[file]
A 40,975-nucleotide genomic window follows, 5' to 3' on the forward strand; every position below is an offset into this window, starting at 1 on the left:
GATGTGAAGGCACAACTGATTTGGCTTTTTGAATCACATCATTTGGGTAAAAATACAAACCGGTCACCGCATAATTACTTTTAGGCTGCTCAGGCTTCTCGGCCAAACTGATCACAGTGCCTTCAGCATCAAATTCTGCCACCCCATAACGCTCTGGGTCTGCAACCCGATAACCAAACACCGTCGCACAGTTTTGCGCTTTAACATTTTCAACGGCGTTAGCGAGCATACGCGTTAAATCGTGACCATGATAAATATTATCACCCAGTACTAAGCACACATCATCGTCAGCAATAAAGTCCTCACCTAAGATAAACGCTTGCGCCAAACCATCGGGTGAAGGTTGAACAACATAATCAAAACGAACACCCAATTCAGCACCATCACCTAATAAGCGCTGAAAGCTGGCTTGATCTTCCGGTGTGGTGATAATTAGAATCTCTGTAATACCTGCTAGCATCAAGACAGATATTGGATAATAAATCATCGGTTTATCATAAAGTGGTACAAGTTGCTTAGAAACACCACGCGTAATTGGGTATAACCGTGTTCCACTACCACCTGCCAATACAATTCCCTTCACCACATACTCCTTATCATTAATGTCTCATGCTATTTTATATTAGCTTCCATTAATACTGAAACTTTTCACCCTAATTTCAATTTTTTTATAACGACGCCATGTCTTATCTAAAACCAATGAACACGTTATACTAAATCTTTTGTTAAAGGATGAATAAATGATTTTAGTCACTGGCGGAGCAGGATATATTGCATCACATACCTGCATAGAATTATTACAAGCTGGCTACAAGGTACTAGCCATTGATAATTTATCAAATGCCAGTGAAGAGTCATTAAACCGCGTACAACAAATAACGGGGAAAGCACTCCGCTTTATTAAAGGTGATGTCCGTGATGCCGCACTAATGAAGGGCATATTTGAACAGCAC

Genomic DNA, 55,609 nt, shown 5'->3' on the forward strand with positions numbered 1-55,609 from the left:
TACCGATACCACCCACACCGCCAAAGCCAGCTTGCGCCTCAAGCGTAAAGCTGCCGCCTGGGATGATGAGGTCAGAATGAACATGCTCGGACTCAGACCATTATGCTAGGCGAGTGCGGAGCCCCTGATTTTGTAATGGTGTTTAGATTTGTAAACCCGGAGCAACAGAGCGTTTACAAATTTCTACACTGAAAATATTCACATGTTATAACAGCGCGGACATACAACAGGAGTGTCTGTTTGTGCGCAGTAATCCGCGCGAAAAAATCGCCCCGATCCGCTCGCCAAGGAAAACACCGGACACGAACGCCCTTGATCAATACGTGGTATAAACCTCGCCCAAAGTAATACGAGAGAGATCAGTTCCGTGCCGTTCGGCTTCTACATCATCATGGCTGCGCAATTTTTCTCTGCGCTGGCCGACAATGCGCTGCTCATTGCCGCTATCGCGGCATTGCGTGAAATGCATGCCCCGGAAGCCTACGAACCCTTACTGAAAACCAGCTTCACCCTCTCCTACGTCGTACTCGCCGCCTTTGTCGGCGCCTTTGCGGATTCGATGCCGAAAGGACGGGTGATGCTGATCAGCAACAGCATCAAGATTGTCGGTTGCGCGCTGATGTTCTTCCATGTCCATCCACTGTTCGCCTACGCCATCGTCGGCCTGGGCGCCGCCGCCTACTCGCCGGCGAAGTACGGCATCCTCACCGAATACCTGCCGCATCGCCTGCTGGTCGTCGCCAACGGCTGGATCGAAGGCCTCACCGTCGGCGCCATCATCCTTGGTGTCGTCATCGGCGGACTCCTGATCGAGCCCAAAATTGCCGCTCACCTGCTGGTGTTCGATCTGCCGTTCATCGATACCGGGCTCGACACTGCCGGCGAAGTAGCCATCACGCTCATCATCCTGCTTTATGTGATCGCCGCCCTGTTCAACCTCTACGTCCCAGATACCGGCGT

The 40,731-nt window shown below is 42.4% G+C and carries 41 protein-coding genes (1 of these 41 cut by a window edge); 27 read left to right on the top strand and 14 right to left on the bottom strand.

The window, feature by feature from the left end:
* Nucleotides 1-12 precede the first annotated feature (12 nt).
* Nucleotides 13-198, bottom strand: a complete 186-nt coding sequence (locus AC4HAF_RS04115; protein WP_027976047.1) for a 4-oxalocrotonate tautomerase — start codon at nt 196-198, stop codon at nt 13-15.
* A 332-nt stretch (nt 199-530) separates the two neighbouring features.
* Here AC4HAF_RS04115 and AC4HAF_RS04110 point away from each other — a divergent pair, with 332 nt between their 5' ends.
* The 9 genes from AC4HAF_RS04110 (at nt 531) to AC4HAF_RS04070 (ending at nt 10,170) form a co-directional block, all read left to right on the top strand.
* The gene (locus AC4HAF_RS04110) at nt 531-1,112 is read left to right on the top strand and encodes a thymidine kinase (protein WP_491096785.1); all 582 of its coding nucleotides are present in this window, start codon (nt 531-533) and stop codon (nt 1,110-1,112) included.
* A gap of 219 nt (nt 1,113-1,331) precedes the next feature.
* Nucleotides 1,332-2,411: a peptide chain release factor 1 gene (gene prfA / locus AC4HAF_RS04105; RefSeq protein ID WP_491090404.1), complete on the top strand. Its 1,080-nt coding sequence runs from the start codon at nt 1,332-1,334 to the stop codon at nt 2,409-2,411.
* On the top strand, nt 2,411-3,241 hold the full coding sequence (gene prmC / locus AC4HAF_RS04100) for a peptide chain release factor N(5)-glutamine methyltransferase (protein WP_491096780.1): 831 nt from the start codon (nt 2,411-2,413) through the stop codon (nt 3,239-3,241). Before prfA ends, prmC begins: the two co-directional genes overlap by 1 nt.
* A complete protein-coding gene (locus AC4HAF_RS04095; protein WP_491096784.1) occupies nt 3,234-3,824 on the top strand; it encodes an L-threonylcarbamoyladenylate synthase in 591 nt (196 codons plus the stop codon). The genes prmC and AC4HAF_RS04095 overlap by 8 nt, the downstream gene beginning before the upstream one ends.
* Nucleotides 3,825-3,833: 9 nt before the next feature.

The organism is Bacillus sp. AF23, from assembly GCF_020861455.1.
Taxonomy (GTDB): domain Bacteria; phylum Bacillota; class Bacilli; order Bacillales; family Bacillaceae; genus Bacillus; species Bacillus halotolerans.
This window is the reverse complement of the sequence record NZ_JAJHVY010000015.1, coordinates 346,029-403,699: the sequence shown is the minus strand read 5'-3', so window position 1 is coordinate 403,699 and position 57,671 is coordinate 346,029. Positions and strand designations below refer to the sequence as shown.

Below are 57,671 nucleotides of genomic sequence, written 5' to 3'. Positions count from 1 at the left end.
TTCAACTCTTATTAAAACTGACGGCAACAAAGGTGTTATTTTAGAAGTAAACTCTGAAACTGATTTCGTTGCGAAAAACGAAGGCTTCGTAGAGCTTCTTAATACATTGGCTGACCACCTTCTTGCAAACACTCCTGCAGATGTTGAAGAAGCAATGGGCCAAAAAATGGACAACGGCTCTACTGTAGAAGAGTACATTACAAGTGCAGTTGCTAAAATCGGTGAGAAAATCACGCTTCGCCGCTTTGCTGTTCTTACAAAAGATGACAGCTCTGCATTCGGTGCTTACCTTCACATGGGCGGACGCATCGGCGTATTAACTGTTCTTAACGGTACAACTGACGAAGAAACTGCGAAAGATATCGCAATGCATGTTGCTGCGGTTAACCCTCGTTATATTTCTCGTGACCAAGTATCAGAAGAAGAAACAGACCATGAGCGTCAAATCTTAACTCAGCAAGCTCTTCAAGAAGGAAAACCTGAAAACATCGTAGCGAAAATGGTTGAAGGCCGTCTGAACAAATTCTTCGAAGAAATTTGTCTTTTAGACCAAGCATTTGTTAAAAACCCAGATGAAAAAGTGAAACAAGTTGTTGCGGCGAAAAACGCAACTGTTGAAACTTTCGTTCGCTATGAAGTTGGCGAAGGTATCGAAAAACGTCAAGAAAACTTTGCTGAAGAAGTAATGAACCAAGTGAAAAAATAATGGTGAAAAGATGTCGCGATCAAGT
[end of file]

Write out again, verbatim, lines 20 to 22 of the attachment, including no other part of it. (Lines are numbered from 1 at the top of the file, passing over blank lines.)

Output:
This window is the reverse complement of the sequence record NZ_JAJHVY010000015.1, coordinates 346,029-403,699: the sequence shown is the minus strand read 5'-3', so window position 1 is coordinate 403,699 and position 57,671 is coordinate 346,029. Positions and strand designations below refer to the sequence as shown.

Below are 57,671 nucleotides of genomic sequence, written 5' to 3'. Positions count from 1 at the left end.
TTCAACTCTTATTAAAACTGACGGCAACAAAGGTGTTATTTTAGAAGTAAACTCTGAAACTGATTTCGTTGCGAAAAACGAAGGCTTCGTAGAGCTTCTTAATACATTGGCTGACCACCTTCTTGCAAACACTCCTGCAGATGTTGAAGAAGCAATGGGCCAAAAAATGGACAACGGCTCTACTGTAGAAGAGTACATTACAAGTGCAGTTGCTAAAATCGGTGAGAAAATCACGCTTCGCCGCTTTGCTGTTCTTACAAAAGATGACAGCTCTGCATTCGGTGCTTACCTTCACATGGGCGGACGCATCGGCGTATTAACTGTTCTTAACGGTACAACTGACGAAGAAACTGCGAAAGATATCGCAATGCATGTTGCTGCGGTTAACCCTCGTTATATTTCTCGTGACCAAGTATCAGAAGAAGAAACAGACCATGAGCGTCAAATCTTAACTCAGCAAGCTCTTCAAGAAGGAAAACCTGAAAACATCGTAGCGAAAATGGTTGAAGGCCGTCTGAACAAATTCTTCGAAGAAATTTGTCTTTTAGACCAAGCATTTGTTAAAAACCCAGATGAAAAAGTGAAACAAGTTGTTGCGGCGAAAAACGCAACTGTTGAAACTTTCGTTCGCTATGAAGTTGGCGAAGGTATCGAAAAACGTCAAGAAAACTTTGCTGAAGAAGTAATGAACCAAGTGAAAAAATAATGGTGAAAAGATGTCGCGATCAAGT